Today we will deal with an important regional organization, the European Union, or EU. And see how it has developed over time. We will start by briefly exploring its origins and then see how it has developed and where it stands now. We will also familiarize you with core concepts of some important theories of integration.
After World War II, an important development in European integration was the creation of the European Coal and Steel Community, ECSC, formally established by the Treaty of Paris in 1951. The treaty was signed by Belgium, France, Western Germany, Italy, The Netherlands, and Luxembourg, who are also the founding states of what now is the European Union. The idea behind the creation of the coal and steel community was to integrate the coal and steel industries of the participating states, and notably of two former core enemies, Germany and France.
The project was initiated on the basic of an important contributions by politicians such as Robert Schuman, Jean Monnet, and the first Chancellor of Germany after World War II, Konrad Adenauer. In fact, the French Foreign Minister, Robert Schuman, presented the plans for this coal and steel community on the 9th of May 1950 in the Schuman Declaration. Here’s a short passage from this declaration.
“The pooling of coal and steel production will change the destinies of those regions which have long been devoted to the manufacture of munitions war, of which they have been the most constant victims.”
You can see that the core idea was to move forward after World War II, and to start creating the foundations for what today is the European Union. To study and understand processes of racial integration, different theories have been developed.
A famous one is Neo-functionalism. According to the theory, to which Ernst Haas has made a very important contribution with his 1958 book, The Uniting of Europe. Regional integration moves forward on the basis of processes of spillover. Spillover can, for example, be functional, political, or what is called cultivated. Functional spillover essentially means that the benefits of integrating in one area can only be fully exploited if integration also happens in another area. For example, economic cooperation can mean that it makes sense to also initiate cooperation in the area of long-term policy. Another type of spillover is political. It occurs on the basis of political pressures, for example, by trans-national interest groups demanding more integration. Finally, spillover can be cultivated, meaning it is encouraged by supranational institutions that support or cultivate further integration.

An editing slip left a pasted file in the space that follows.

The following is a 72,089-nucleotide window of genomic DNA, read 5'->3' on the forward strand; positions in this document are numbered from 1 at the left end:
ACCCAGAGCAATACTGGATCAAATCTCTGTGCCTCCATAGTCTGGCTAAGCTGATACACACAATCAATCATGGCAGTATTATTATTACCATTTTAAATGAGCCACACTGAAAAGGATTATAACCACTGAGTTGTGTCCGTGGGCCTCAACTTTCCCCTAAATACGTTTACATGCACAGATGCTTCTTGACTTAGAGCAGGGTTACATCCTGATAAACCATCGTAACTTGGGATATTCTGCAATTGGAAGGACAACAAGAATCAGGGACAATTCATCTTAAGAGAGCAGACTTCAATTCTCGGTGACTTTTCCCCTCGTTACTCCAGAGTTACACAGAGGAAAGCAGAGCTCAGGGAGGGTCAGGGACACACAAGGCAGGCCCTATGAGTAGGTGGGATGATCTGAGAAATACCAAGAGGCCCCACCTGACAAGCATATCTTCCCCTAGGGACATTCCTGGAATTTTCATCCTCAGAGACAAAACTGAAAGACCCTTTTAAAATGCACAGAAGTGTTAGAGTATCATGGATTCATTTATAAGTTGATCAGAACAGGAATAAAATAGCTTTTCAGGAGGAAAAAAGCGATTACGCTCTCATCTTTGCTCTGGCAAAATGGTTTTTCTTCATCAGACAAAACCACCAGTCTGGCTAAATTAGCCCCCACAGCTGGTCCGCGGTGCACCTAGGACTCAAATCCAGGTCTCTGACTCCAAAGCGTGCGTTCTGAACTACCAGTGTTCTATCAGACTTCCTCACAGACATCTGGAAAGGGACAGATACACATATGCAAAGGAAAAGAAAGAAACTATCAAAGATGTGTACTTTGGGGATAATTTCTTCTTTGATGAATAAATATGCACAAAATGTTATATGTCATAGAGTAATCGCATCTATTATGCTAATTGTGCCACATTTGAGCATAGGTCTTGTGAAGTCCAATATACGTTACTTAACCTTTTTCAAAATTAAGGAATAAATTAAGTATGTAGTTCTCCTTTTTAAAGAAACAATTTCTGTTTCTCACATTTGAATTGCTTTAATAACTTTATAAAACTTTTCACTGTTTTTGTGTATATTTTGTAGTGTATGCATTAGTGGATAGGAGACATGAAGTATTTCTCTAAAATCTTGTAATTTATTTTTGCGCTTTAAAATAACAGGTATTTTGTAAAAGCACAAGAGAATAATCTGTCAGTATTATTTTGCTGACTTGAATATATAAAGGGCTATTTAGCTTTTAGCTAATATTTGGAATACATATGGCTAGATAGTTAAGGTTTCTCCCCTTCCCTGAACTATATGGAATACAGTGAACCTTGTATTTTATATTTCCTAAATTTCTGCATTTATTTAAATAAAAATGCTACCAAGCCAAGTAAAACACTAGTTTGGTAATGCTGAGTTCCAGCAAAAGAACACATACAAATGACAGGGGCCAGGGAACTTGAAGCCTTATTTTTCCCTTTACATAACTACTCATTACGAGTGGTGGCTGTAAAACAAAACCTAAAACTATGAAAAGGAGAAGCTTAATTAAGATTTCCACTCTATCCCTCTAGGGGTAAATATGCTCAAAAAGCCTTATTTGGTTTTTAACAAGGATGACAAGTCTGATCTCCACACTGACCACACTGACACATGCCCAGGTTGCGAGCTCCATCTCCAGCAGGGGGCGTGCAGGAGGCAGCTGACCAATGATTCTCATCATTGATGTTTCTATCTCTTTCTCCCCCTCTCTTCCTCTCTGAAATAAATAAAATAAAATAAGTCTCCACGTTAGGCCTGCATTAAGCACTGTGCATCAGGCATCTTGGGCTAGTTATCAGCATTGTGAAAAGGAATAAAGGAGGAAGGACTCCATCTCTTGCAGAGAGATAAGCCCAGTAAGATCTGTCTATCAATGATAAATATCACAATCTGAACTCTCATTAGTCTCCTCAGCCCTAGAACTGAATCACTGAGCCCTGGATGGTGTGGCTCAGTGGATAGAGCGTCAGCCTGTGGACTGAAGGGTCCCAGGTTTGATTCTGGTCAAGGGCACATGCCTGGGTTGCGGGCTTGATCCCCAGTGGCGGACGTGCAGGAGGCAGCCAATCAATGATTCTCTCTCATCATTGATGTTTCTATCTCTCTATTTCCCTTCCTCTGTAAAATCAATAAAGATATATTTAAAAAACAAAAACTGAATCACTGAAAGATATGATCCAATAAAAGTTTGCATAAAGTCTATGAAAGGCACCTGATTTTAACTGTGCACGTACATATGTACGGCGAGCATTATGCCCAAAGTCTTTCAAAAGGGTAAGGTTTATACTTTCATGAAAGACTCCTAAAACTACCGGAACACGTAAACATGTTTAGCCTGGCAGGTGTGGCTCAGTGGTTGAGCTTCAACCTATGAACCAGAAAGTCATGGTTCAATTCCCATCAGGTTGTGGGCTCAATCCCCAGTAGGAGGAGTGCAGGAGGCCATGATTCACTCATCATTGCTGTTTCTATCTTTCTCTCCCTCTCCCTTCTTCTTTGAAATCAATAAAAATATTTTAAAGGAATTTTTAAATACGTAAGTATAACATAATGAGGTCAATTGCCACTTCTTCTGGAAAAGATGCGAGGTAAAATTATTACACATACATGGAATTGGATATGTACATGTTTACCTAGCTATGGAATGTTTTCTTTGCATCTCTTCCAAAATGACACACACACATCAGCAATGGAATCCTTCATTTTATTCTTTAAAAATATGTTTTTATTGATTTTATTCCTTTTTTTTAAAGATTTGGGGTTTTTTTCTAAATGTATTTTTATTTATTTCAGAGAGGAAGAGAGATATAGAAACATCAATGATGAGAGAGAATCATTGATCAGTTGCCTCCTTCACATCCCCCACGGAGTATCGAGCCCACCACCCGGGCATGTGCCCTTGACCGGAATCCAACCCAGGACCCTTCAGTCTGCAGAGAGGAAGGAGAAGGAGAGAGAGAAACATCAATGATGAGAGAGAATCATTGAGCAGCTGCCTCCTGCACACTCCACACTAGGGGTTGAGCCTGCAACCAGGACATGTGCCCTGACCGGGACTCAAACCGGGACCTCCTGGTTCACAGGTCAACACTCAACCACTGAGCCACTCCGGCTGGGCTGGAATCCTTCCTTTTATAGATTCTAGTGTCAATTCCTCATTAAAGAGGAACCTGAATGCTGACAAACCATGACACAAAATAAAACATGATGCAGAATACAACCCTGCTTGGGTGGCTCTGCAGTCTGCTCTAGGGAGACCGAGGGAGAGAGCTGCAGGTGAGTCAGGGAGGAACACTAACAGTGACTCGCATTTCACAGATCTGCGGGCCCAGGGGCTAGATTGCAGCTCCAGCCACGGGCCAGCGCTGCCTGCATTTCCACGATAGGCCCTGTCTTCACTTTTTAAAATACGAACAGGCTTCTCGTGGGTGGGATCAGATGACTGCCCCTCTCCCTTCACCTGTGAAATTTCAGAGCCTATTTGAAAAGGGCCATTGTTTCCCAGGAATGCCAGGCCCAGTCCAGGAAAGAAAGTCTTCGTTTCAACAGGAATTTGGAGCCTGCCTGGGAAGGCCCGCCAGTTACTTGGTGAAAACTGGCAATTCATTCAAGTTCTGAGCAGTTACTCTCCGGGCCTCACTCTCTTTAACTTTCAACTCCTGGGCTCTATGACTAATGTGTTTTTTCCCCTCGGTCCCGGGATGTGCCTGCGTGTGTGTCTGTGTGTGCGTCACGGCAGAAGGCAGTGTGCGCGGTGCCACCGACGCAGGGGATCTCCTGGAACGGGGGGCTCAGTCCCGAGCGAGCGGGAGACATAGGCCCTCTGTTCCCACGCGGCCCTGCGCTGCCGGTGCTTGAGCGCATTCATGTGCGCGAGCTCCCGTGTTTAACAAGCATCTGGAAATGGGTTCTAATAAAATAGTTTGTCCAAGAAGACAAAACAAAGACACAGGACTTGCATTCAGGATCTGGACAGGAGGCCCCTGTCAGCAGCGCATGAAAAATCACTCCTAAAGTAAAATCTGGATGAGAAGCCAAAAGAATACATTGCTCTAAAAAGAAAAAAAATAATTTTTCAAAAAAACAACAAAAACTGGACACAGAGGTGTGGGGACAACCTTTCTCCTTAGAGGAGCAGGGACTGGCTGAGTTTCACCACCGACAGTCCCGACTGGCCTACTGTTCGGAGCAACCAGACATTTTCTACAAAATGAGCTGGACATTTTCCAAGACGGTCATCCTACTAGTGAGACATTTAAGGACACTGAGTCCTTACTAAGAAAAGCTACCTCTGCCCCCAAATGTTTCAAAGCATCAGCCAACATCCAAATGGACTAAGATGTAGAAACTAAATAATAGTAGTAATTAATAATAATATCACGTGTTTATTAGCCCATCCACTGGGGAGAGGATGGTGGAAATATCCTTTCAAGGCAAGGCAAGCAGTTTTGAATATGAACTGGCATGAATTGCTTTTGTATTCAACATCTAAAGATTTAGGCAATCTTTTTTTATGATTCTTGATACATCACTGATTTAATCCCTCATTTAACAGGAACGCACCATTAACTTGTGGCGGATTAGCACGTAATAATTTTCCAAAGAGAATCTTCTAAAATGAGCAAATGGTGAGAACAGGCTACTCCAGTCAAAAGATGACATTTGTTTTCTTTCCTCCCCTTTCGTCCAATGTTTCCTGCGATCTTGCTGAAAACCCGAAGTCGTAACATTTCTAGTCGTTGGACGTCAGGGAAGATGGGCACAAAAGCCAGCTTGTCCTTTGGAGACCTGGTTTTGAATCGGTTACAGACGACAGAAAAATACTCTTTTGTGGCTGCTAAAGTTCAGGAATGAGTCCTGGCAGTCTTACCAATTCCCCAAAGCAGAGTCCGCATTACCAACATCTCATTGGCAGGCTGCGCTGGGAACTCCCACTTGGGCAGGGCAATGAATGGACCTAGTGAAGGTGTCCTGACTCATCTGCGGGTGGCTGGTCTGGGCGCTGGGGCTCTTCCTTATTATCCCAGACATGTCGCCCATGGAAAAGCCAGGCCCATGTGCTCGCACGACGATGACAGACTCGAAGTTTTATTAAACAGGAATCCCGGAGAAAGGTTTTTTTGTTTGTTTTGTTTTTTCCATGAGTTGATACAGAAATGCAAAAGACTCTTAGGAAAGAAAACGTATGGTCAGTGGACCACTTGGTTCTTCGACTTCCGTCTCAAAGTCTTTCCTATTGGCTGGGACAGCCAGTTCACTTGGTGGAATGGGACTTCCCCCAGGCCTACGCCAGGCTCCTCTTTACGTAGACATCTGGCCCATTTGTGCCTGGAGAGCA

Quite a different perspective is what is called intergovernmentalism. A major author in this tradition was Stanley Hoffmann. According to Hoffman, regional integration is not a self perpetuating process. And supra national institutions are not all that important. It’s rather are the states that decide on major steps in integration. His theory seemed to be very relevant, when in 1965, the Empty Chair Crisis occurred. At the time, the French President, Charles De Gaulle, disagreed this plans that he saw as further reducing the influence of governments in decision making. And vistas, he withdrew the French ministers from council meetings where the intergovernmental decisions were made. As a reaction to this, some Neo-functionalists started revising their own approaches. You see some references to work on Neo-functionalism and intergovernmentalism in our list of readings.
Pan-European integration moved forwards and plans for the creation of a true common market, also called the internal market, were made. A new strand of theorizing was presented that, in a way, combined elements of intergovernmentalism and liberalism. The most famous author in this tradition is Andrew Moravcsik, who is a professor of politics at Princeton University. According to this approach, integration moves forward in two steps. First, domestic preference formation. Second, intergovernmental negotiations.